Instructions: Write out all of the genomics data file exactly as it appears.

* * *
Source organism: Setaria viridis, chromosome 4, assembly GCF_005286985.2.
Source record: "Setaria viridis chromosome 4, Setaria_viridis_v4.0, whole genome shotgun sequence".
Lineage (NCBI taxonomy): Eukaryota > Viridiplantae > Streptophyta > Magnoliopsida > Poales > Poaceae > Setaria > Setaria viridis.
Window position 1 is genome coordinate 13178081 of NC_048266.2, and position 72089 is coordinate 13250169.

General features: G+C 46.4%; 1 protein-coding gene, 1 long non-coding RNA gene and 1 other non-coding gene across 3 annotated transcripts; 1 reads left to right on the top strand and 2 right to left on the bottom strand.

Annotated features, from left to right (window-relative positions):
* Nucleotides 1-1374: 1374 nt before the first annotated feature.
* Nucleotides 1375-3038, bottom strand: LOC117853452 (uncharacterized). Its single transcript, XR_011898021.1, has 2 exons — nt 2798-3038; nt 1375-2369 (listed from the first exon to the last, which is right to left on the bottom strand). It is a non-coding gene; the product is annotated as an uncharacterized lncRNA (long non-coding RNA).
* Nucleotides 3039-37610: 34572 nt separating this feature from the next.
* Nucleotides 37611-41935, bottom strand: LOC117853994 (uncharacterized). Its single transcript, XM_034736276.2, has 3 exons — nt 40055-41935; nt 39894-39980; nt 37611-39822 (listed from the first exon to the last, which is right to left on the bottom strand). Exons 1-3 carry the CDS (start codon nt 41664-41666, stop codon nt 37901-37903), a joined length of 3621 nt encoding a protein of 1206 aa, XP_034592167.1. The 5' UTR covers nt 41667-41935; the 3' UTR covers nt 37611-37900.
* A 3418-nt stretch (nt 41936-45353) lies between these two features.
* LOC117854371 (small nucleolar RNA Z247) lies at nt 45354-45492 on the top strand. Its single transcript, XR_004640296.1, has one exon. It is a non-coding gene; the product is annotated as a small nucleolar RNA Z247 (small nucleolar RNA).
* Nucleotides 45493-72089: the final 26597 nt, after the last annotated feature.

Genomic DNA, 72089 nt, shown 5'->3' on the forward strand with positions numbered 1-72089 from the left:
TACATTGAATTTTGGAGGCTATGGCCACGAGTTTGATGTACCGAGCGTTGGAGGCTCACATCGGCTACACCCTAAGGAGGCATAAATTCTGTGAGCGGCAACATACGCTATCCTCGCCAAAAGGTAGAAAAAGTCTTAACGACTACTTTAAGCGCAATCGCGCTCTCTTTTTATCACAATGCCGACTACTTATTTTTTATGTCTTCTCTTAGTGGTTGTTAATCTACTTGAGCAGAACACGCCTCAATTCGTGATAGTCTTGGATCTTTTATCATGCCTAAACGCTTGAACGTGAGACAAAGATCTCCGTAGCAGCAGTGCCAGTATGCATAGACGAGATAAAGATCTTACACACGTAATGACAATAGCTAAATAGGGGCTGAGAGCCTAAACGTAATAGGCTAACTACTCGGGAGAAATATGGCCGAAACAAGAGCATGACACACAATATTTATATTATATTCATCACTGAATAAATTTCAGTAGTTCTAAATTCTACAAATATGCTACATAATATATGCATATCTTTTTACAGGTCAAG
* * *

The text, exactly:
Source organism: Setaria viridis, chromosome 4, assembly GCF_005286985.2.
Source record: "Setaria viridis chromosome 4, Setaria_viridis_v4.0, whole genome shotgun sequence".
Lineage (NCBI taxonomy): Eukaryota > Viridiplantae > Streptophyta > Magnoliopsida > Poales > Poaceae > Setaria > Setaria viridis.
Window position 1 is genome coordinate 13178081 of NC_048266.2, and position 72089 is coordinate 13250169.

General features: G+C 46.4%; 1 protein-coding gene, 1 long non-coding RNA gene and 1 other non-coding gene across 3 annotated transcripts; 1 reads left to right on the top strand and 2 right to left on the bottom strand.

Annotated features, from left to right (window-relative positions):
* Nucleotides 1-1374: 1374 nt before the first annotated feature.
* Nucleotides 1375-3038, bottom strand: LOC117853452 (uncharacterized). Its single transcript, XR_011898021.1, has 2 exons — nt 2798-3038; nt 1375-2369 (listed from the first exon to the last, which is right to left on the bottom strand). It is a non-coding gene; the product is annotated as an uncharacterized lncRNA (long non-coding RNA).
* Nucleotides 3039-37610: 34572 nt separating this feature from the next.
* Nucleotides 37611-41935, bottom strand: LOC117853994 (uncharacterized). Its single transcript, XM_034736276.2, has 3 exons — nt 40055-41935; nt 39894-39980; nt 37611-39822 (listed from the first exon to the last, which is right to left on the bottom strand). Exons 1-3 carry the CDS (start codon nt 41664-41666, stop codon nt 37901-37903), a joined length of 3621 nt encoding a protein of 1206 aa, XP_034592167.1. The 5' UTR covers nt 41667-41935; the 3' UTR covers nt 37611-37900.
* A 3418-nt stretch (nt 41936-45353) lies between these two features.
* LOC117854371 (small nucleolar RNA Z247) lies at nt 45354-45492 on the top strand. Its single transcript, XR_004640296.1, has one exon. It is a non-coding gene; the product is annotated as a small nucleolar RNA Z247 (small nucleolar RNA).
* Nucleotides 45493-72089: the final 26597 nt, after the last annotated feature.

Genomic DNA, 72089 nt, shown 5'->3' on the forward strand with positions numbered 1-72089 from the left:
TACATTGAATTTTGGAGGCTATGGCCACGAGTTTGATGTACCGAGCGTTGGAGGCTCACATCGGCTACACCCTAAGGAGGCATAAATTCTGTGAGCGGCAACATACGCTATCCTCGCCAAAAGGTAGAAAAAGTCTTAACGACTACTTTAAGCGCAATCGCGCTCTCTTTTTATCACAATGCCGACTACTTATTTTTTATGTCTTCTCTTAGTGGTTGTTAATCTACTTGAGCAGAACACGCCTCAATTCGTGATAGTCTTGGATCTTTTATCATGCCTAAACGCTTGAACGTGAGACAAAGATCTCCGTAGCAGCAGTGCCAGTATGCATAGACGAGATAAAGATCTTACACACGTAATGACAATAGCTAAATAGGGGCTGAGAGCCTAAACGTAATAGGCTAACTACTCGGGAGAAATATGGCCGAAACAAGAGCATGACACACAATATTTATATTATATTCATCACTGAATAAATTTCAGTAGTTCTAAATTCTACAAATATGCTACATAATATATGCATATCTTTTTACAGGTCAAG